The House of El threatens the stability of a society ruled by the illusion of divine right when the family patriarch Val-El (Ian McElhinney) presents a disturbing finding based on science, data and space exploration: He discovers that an all-powerful force is on its way to destroy Krypton. But this casts doubt upon the ruling class’ geocentric model of existence and the purported supremacy of Krypton’s religion. In simple terms, grandpa El warned Krypton’s politicians that they are not the greatest, that there are forces far more powerful and mighty that they. For that heresy he was tossed into an icy oblivion.
The Vex clan is a bunch of handsome devils, but they also seem expendable to the tale. In contrast, the expansion of the Zod family’s history is as vital to the success of “Krypton” as the weaving in of chapters explaining the fall and restoration of El.
That family’s tale allows the narrative to dance with the idea of might versus loyalty, and whether bending to the will of authority has more value to a stable society than independent thought. Every family, every House changes what they stand for over time, and the portrayal of the Zods as mercy-averse but essentially lawful honor-obsessives both explains the ideology of how General Zod came to be and, like the Els, goes against what we know about the name.
Melodrama always plays a part in such examinations, or else where’s the primetime fun in a story like this? Hence, “Krypton” presents a Capulet and Montague-style situation by placing Seg-El in a secretive love affair with Lyta Zod (Georgina Campbell), an officer in Krypton’s draconian military force.
Lyta’s divided feelings place her at odds with her merciless mother Alura (Ann Ogbomo) and her sentiment for Seg, whose experience living among the Rankless expands his empathy for the lower classes.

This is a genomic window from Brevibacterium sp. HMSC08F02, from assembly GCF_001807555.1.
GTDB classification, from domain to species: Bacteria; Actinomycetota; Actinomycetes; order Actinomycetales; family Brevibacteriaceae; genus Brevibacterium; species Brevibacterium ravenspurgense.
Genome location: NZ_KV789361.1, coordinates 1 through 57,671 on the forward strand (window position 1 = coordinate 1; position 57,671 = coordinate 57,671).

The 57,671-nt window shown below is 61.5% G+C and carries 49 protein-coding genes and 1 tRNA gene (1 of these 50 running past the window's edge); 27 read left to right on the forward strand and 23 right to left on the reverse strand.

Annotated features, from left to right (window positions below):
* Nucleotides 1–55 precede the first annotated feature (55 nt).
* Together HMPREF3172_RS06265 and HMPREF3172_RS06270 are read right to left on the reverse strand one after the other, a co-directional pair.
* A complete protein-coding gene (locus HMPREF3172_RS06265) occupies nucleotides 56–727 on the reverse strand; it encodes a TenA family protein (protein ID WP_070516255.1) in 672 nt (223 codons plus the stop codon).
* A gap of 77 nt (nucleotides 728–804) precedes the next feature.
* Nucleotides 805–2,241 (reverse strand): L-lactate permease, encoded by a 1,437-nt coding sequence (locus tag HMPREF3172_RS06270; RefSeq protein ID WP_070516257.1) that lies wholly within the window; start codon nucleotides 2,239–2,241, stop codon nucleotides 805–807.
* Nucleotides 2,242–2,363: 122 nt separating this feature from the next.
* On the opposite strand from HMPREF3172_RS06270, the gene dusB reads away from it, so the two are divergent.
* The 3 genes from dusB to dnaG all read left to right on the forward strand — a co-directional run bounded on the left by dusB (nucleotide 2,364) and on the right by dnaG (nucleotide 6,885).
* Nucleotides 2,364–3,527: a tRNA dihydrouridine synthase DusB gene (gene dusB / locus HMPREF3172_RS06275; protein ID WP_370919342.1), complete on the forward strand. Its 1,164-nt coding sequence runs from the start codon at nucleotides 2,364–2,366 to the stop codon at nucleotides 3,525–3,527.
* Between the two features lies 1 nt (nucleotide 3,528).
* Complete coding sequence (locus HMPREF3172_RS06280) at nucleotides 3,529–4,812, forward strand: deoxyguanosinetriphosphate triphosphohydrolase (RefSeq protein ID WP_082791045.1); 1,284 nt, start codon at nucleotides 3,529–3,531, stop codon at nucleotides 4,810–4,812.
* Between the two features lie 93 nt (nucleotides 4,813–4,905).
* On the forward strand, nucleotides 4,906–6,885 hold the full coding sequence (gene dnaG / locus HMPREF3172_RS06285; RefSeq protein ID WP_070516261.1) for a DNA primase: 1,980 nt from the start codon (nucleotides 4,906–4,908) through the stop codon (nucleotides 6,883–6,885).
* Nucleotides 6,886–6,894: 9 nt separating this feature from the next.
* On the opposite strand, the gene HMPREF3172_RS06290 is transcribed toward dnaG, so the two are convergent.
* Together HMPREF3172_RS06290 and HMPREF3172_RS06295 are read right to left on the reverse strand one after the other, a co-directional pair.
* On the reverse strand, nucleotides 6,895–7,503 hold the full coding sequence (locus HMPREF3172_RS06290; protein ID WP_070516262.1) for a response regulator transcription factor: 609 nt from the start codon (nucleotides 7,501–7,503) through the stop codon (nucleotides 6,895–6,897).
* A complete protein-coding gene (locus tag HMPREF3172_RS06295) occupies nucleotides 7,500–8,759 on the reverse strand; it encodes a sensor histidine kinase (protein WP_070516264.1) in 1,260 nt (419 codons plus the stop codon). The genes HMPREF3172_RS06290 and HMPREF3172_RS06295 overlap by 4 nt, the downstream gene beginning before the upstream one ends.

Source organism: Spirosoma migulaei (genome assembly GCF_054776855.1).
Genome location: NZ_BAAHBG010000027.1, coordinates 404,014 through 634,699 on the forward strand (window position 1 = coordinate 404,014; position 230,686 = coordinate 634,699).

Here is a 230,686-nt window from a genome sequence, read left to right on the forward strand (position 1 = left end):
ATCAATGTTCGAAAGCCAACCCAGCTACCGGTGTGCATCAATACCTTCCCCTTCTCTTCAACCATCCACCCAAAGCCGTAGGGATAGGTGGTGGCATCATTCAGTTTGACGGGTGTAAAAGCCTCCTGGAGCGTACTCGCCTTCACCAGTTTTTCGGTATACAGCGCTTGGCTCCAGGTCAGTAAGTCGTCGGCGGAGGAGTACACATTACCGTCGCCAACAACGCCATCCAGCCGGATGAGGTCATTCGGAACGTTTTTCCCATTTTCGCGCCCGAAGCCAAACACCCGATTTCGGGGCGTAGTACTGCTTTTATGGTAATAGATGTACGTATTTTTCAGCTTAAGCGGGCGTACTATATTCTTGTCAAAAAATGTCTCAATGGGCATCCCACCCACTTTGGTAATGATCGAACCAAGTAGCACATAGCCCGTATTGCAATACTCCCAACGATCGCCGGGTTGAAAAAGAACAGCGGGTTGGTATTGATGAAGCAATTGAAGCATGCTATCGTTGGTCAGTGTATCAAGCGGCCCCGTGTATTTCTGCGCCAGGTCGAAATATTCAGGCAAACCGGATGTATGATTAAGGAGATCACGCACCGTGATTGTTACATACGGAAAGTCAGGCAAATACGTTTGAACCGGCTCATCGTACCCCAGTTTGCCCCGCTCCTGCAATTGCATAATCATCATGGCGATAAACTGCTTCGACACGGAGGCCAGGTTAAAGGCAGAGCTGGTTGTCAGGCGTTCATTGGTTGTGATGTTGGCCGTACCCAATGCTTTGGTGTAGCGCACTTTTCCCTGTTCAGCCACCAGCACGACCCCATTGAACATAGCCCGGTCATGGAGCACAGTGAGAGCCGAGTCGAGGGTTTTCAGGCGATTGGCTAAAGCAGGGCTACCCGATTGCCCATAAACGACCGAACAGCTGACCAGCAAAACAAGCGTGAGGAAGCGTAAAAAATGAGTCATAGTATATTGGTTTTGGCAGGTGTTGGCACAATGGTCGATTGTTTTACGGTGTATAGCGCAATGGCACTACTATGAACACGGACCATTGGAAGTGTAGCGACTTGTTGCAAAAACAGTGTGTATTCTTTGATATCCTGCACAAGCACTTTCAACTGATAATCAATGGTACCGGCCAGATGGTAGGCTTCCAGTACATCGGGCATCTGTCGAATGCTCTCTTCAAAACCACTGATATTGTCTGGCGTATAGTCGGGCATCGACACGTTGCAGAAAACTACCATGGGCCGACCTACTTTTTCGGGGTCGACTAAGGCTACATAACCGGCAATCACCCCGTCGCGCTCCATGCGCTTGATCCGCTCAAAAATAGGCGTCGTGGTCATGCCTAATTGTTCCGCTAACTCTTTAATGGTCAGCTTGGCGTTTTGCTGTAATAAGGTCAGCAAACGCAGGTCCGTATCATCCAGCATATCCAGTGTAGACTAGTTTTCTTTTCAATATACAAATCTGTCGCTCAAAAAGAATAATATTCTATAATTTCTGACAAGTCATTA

As Lyta rises in the military she chafes at abuses of power and witnesses dangerous class prejudice exercised by her troops that, in one scene, all but nods at real world examples of excessive use of police force on unarmed civilians. As one of her soldiers presses a forearm against the throat of a detained man he desperately yells, “I can’t breathe!” Chaos ensues. (Notably the actors portraying the Zod family are all black, as if Goyer and Kindler seek to make their point about power abuse while removing race — and #BlackLivesMatter — from the equation.)
In this way “Krypton” stealthily aspires to filter social commentary into its plot, much in the way the 2004 version of “Battlestar Galactica” eventually did. That revival was seen by many as a pop culture allegory for the Iraq War chapters of the Bush era, asking its audience to weigh the subtle differences between what the dominant narrative tells us to believe about, for example, the definitions of what it means to be a freedom fighter versus what it means to be a terrorist.
It’s worth pointing out that the creators of the original “Battlestar” were sued for mimicking “Star Wars” too closely for comfort. So if the early aughts version of the sci-fi TV series sold viewers on an appreciation of resistance, George Lucas’ culture-saturating mythos deserves some of the credit for that.
“Krypton” is nowhere nearly as nuanced — “Battlestar” frequently wasn’t either, for that matter — and in its opening hour trains much of its focus on building a soap opera bridge to the ancestral history of Earth’s greatest champion.
But it is heartening to see a Syfy series take advantage of our ongoing fascination with the DC Universe, and other comic book properties, to attempt to make a statement about where we are and the possible dangers that lie ahead. Krypton will fall; there’s no getting around that. But it could be very educational to see how heavily ignorance and hubris are to blame for its demise, and what role that insight plays in giving birth to a more hopeful tomorrow.